Einfluss gravizentrischer, egozentrischer und visueller Reize auf die räumliche Orientierung des Menschen: Die Wahrnehmung der habituell subjektiven Vertikalen

Research output: Book/ReportDissertationsResearch



The perception of “up” and “down” constitutes an important aspect of spatial orientation and makes use of the three reference frames: direction of gravity (gravicentric); the orientation of visual objects (allocentric), e.g. walls or trees; and the orientation of our own body (egocentric), e.g. the long body axis. Usually, the three reference frames are aligned, so that humans have an unambiguous perception of “up” and “down”.
Previous studies about spatial orientation have investigated how a dissociation between these reference frames affects the perception of verticality. However, many of these studies have limited ecological validity, as participants are explicitly instructed to use a specific reference frame (for example the direction of gravity).
The experimental design of the present work was based on few studies in which the experimenters deliberately avoided any specific instructions regarding reference frames, so that participants would use their individual comprehension of “up” and “down” – what we call the “habitual subjective vertical”. Beside the validation of the habitual subjective vertical (study I), we also focused on the investigation of the differences between the use of the habitual subjective vertical in perception and action tasks (study I – III). Furthermore, we aimed to decode the weightings of all three contributing reference frames (studies IV and V).
In contrast to the findings of studies using pre-defined reference frames, the current results (study I) show significantly different characteristics – a bimodal distribution (responses close to the correct alignment of the gravicentric or egocentric verticals). The comparison of the perceptual and motor tasks revealed inconsistent responses between the current studies. Nevertheless, based on the intra- and inter-individual differences we assumed that there were distinct habitual subjective verticals between perception and action tasks (studies I – III). This was likely due to the additional gravicentric cues available in the action tasks. In studies IV and V, we decoded the weighting of the reference frames contributing to the habitual motor vertical. Our results show that visual cues have only a minor influence on the habitual motor vertical.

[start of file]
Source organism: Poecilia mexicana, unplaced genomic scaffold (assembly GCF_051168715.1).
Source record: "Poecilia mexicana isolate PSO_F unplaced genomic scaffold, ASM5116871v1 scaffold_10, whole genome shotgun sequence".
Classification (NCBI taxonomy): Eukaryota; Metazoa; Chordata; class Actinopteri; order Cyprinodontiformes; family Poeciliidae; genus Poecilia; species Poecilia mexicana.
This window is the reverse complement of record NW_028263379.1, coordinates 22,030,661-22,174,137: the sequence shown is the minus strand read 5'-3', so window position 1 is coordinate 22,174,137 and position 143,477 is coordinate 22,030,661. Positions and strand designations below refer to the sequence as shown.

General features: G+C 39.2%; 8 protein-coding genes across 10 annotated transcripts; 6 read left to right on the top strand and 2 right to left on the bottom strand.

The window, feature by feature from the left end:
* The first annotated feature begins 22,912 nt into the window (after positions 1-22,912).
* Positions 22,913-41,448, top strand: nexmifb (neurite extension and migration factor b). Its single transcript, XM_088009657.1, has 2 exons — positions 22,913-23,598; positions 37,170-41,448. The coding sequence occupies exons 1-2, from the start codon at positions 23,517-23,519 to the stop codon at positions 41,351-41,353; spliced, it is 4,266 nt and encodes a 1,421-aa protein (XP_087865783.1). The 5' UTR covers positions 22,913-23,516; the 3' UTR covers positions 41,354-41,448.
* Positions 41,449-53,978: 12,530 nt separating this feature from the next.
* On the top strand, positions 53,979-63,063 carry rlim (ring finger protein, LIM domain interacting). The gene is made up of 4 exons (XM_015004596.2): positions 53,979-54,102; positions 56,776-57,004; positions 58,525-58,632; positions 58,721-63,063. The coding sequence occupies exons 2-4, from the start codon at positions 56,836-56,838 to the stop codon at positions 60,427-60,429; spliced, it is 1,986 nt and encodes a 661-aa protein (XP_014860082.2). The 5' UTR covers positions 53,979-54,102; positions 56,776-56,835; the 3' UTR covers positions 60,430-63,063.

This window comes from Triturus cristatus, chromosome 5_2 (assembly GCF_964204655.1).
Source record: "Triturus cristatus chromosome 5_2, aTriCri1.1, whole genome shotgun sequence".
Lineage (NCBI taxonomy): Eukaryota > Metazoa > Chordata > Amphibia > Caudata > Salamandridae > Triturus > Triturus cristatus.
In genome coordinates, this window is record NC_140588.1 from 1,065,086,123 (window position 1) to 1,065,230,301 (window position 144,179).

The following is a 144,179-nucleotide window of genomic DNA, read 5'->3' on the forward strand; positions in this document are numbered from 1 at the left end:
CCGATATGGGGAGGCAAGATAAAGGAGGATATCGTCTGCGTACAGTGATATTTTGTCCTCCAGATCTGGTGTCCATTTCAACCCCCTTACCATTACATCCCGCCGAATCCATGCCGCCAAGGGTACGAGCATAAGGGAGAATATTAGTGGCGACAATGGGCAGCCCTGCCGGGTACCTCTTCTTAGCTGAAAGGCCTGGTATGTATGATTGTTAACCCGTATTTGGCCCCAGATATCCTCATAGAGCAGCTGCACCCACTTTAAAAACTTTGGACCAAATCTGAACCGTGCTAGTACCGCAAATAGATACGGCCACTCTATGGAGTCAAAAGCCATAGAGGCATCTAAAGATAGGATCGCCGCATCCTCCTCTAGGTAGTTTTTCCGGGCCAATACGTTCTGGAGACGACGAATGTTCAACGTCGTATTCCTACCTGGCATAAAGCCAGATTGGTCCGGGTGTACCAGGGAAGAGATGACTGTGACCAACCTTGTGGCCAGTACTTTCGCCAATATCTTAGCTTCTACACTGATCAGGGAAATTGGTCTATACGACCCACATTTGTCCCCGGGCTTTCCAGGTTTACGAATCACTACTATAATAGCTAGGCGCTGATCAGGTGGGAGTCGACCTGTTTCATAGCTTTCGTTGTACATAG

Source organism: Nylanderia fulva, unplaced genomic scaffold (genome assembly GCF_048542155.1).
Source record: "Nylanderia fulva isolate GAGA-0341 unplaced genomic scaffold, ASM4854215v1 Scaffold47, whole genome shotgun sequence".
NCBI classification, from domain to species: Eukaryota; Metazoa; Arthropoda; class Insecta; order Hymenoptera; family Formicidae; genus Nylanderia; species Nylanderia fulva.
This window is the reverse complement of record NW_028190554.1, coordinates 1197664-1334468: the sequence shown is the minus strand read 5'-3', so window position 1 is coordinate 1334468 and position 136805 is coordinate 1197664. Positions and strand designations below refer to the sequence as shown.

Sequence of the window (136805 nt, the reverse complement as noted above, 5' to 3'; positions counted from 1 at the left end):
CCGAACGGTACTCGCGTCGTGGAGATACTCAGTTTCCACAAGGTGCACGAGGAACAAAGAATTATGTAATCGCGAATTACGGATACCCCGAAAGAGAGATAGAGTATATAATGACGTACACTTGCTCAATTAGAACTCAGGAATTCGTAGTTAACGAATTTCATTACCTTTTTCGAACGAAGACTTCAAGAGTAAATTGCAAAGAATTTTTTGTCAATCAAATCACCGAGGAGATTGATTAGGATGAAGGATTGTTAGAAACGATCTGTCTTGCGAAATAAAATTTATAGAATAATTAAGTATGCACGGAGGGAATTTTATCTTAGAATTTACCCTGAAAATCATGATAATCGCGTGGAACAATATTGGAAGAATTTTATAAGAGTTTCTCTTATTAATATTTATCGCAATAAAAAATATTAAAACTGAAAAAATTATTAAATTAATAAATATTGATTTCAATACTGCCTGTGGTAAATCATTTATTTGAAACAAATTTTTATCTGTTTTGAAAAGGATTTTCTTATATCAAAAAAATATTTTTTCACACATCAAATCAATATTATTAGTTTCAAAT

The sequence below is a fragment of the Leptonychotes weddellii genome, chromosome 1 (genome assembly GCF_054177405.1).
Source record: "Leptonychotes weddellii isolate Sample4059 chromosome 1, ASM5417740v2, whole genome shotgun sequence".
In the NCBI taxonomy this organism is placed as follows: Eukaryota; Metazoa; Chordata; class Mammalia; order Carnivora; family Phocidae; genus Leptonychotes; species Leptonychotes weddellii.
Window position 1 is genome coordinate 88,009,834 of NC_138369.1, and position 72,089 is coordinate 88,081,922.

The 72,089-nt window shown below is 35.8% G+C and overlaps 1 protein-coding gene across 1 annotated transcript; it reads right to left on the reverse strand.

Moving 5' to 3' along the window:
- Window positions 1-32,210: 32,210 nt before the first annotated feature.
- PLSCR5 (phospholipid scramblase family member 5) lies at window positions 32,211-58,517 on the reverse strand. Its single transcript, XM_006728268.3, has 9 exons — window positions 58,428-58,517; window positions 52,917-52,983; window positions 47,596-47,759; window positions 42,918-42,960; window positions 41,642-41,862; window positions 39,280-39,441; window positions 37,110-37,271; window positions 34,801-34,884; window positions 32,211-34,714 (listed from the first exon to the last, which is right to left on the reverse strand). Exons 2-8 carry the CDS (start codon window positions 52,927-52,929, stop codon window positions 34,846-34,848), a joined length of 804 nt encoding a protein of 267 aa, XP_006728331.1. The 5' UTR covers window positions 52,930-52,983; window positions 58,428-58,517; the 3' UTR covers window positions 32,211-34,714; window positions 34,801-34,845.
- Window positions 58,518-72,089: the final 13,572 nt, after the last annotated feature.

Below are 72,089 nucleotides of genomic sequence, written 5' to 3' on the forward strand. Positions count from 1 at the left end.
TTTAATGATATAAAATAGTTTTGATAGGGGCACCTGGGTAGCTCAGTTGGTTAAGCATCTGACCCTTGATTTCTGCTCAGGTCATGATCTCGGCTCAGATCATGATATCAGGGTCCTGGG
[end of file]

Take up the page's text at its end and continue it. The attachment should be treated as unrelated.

Overall, the diverging intra- and inter-individual responses on the current tasks support the existence of a habitual subjective vertical. The alignment of which is contingent upon diverse factors. This percept can vary in terms of the relative weightings of the three contributing reference frames, as a function of body postures, instructions, task demands and other factors.
Original languageGerman
Place of PublicationKöln
PublisherDeutsche Sporthochschule Köln
Number of pages118
Publication statusPublished - 2017

ID: 3195169

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